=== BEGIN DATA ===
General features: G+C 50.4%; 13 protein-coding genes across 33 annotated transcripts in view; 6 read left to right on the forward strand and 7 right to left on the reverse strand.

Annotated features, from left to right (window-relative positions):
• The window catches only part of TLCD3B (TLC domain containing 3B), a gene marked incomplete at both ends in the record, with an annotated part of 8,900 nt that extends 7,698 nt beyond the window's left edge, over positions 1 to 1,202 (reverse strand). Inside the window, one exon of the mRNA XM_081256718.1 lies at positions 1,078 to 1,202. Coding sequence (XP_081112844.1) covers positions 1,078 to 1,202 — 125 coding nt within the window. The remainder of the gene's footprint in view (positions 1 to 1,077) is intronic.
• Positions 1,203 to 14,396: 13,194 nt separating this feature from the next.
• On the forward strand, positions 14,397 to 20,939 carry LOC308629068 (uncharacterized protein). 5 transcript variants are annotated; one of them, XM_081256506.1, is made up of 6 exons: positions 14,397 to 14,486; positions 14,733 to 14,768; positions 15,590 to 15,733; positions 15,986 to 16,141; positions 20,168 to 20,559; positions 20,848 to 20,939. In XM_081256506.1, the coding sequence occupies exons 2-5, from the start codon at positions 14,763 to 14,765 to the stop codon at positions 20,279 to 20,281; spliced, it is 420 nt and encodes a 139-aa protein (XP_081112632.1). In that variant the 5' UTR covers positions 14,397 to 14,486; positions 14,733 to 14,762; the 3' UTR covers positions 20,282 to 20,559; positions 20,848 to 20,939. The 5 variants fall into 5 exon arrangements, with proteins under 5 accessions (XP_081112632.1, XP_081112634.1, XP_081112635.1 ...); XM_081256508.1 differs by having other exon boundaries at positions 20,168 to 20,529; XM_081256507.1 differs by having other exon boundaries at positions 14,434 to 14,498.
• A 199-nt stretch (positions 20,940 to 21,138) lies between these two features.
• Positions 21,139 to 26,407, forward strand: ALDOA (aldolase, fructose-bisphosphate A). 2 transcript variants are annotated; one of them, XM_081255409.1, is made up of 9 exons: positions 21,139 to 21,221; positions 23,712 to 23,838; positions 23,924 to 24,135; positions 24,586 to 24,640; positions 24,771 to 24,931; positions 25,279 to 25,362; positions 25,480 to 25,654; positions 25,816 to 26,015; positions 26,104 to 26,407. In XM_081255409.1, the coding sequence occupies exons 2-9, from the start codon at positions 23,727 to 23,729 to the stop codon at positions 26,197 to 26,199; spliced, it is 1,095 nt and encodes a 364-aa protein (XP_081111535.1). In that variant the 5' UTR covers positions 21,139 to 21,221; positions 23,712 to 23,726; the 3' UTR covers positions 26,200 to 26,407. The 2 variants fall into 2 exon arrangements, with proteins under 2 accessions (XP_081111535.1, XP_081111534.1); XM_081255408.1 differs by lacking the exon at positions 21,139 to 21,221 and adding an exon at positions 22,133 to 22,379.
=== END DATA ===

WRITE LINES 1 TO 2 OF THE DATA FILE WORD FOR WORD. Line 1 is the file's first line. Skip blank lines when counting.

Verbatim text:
General features: G+C 50.4%; 13 protein-coding genes across 33 annotated transcripts in view; 6 read left to right on the forward strand and 7 right to left on the reverse strand.

Annotated features, from left to right (window-relative positions):